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No. 97-2028


In the Supreme Court of the United States
OCTOBER TERM, 1997

TRAVELERS INDEMNITY COMPANY OF ILLINOIS, PETITIONER

v.

UNITED STATES OF AMERICA

ON PETITION FOR A WRIT OF CERTIORARI
TO THE UNITED STATES COURT OF APPEALS
FOR THE NINTH CIRCUIT

BRIEF FOR THE UNITED STATES IN OPPOSITION

SETH P. WAXMAN
Solicitor General
Counsel of Record
FRANK W. HUNGER
Assistant Attorney General
MARK B. STERN
WILLIAM G. COLE
Attorneys
Department of Justice
Washington, D.C. 20530-0001
(202) 514-2217

QUESTION PRESENTED
Whether the discretionary function exception to the Federal Tort Claims Act (28 U.S.C. 2680(a)) applies to a decision of the United States Army Corps of Engineers to await the results of a technological study before raising the height of a breakwater.




In the Supreme Court of the United States
OCTOBER TERM, 1997

No. 97-2028
TRAVELERS INDEMNITY COMPANY OF ILLINOIS, PETITIONER

v.

UNITED STATES OF AMERICA

ON PETITION FOR A WRIT OF CERTIORARI
TO THE UNITED STATES COURT OF APPEALS
FOR THE NINTH CIRCUIT

BRIEF FOR THE UNITED STATES IN OPPOSITION

OPINIONS BELOW
The memorandum opinion of the court of appeals (Pet. App. 1a-2a) is unreported. The opinion of the district court (Pet. App. 19a-27a) is also unreported.
JURISDICTION
The judgment of the court of appeals was entered on November 17, 1997. A petition for rehearing was denied on March 19, 1998. Pet. App. 28a. The petition for a writ of certiorari was filed on June 16, 1998. The jurisdiction of this Court is invoked under 28 U.S.C. 1254(1).
STATEMENT
1. In 1950, Congress authorized the expansion and improvement of an existing breakwater at what is now known as King Harbor in Redondo Beach, California. River and Harbor Act of 1950, ch. 516, § 101, 64 Stat. 166. The United States Army Corps of Engineers (Corps) prepared a detailed plan for the breakwater improvement, indicating that the breakwater's crest should be raised to 14 feet above a specified water level. Pet. App. 20a. The project was completed in 1958. Id. at 21a. Because the breakwater was not as effective in aiding navigation as had been hoped, however, the Corps undertook a second project, completed in 1964, to raise parts of the breakwater from 14 to 22 feet over the specified water level. Ibid.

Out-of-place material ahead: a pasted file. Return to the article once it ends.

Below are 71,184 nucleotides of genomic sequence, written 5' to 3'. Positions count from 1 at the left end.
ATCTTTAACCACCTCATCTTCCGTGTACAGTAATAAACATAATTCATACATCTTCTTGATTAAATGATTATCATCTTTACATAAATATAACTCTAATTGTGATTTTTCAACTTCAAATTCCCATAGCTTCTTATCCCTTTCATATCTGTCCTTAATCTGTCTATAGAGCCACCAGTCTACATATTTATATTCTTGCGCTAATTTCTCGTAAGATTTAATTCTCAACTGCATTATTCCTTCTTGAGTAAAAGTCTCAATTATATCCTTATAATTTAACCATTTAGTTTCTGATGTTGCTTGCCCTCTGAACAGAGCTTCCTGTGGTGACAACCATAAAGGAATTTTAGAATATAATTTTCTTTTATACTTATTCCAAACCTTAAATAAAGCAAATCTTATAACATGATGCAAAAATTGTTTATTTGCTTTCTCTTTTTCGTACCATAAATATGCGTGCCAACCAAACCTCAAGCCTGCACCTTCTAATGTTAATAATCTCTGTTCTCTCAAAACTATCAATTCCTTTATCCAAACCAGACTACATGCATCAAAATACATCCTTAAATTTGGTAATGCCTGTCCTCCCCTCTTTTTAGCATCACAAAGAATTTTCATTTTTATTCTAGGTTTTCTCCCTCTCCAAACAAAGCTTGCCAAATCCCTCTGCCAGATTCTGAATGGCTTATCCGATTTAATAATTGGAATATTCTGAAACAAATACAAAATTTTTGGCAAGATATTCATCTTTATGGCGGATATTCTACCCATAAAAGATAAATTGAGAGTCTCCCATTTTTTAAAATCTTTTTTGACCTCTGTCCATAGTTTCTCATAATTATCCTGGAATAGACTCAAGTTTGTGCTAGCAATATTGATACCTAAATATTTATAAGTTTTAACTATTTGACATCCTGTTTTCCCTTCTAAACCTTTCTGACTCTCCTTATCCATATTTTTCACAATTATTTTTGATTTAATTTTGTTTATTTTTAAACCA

In 1980 and 1983, storms caused significant damage at King Harbor. Pet. App. 5a. As a result, the Corps began studying the possibility of increasing the remaining 14 foot portions of the breakwater to 22 feet. Ibid. During this period, the Corps discovered that, as a result of subsidence, some breakwater sections were only 12 feet high and not 14 feet as intended. Ibid. The Corps thus needed to choose whether and how to proceed with future breakwater construction. It decided not to return the relevant portions of the breakwater to a height of 14 feet-a task that, in itself, would have been a "major, not a trivial, engineering project" (id. at 6a)-but to continue the ongoing study for raising the breakwater to 22 feet. Ibid. In other words, the Corps elected to "put off the smaller improvement * * * while it studied a much larger improvement." Id. at 9a.
In 1988, an extraordinary storm-"the kind that hits Redondo Beach only once every sixty or seventy years" (Pet. App. 6a)-caused substantial damage to several business establishments built on erected mounds of land ("moles") in the interior of the harbor. The damaged establishments included the Portofino Inn and Reuben's Restaurant. Id. at 6a, 20a, 24a.
2. This lawsuit was filed by petitioner, an insurance company, against the United States for damages sustained by the Portofino Inn. The suit was brought under the Federal Tort Claims Act (FTCA or Act), 28 U.S.C. 2671 et seq. The Act provides that, as a general matter, "[t]he United States shall be liable, respecting the provisions of this title relating to tort claims, in the same manner and to the same extent as a private individual under like circumstances[.]" 28 U.S.C. 2674. The Act's "discretionary function exception," however, preserves the United States' immunity from suit for "[a]ny claim * * * based upon the exercise or performance or the failure to exercise or perform a discretionary function or duty on the part of a federal agency or an employee of the Government, whether or not the discretion involved be abused." 28 U.S.C. 2680(a). The district court entered judgment in favor of petitioner, finding, among other things, that the Corps had acted negligently in its handling of the breakwater (Pet. App. 23a-24a), and that the discretionary function exception was inapplicable (id. at 26a).